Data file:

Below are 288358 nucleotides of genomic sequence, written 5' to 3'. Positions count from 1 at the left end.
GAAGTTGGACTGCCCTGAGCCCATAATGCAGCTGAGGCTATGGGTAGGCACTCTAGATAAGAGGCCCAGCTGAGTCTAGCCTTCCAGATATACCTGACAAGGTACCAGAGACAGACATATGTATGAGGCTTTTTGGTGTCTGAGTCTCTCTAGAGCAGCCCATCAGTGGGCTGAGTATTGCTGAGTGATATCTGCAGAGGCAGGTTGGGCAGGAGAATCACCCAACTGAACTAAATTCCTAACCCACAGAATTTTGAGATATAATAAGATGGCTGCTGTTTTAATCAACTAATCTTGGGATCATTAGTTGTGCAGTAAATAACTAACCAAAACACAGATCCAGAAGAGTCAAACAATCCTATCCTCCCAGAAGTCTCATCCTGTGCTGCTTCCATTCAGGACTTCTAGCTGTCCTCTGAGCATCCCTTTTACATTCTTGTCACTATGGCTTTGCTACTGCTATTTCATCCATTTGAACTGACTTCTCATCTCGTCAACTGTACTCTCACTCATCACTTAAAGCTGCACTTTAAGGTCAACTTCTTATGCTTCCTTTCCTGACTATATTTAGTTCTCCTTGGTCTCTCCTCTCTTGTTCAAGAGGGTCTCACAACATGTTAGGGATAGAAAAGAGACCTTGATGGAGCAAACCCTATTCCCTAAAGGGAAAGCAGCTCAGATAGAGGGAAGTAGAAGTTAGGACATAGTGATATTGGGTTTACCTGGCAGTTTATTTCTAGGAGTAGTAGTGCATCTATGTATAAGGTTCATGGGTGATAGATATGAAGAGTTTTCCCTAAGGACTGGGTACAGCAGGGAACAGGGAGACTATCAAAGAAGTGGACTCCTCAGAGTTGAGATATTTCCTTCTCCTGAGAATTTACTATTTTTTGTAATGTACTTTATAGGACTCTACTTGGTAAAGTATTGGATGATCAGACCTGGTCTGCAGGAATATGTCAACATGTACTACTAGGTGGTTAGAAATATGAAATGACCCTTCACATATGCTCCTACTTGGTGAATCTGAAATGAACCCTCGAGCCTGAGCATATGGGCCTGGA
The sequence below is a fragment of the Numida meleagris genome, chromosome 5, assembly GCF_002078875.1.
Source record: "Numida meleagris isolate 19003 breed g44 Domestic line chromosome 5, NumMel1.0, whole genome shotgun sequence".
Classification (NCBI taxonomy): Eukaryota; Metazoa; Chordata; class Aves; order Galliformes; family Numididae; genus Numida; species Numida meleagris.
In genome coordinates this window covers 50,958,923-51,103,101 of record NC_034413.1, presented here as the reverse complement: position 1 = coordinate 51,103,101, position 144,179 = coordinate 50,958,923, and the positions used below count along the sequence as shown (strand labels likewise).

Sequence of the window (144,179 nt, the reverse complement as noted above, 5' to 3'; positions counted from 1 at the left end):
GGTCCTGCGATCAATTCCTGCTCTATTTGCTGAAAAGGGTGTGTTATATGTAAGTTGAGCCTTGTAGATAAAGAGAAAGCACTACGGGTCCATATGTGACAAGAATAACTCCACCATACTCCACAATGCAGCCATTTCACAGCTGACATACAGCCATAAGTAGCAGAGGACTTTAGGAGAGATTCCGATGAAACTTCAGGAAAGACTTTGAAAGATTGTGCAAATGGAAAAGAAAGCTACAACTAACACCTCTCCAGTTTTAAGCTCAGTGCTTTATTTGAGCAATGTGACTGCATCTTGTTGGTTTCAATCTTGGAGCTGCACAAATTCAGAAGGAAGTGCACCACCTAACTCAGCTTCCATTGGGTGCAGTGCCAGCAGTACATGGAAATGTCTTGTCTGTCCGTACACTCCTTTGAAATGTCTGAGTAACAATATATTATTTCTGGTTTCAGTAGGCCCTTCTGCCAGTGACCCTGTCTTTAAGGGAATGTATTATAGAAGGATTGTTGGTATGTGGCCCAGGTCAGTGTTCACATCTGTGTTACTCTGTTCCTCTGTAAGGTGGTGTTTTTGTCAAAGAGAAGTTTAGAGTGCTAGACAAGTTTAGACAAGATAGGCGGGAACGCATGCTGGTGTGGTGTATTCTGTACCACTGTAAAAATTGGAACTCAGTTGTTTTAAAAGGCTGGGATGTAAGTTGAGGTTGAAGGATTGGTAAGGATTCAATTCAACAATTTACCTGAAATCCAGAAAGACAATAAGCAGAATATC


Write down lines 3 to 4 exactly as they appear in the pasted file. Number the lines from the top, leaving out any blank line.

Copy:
The sequence below is a fragment of the Numida meleagris genome, chromosome 5, assembly GCF_002078875.1.
Source record: "Numida meleagris isolate 19003 breed g44 Domestic line chromosome 5, NumMel1.0, whole genome shotgun sequence".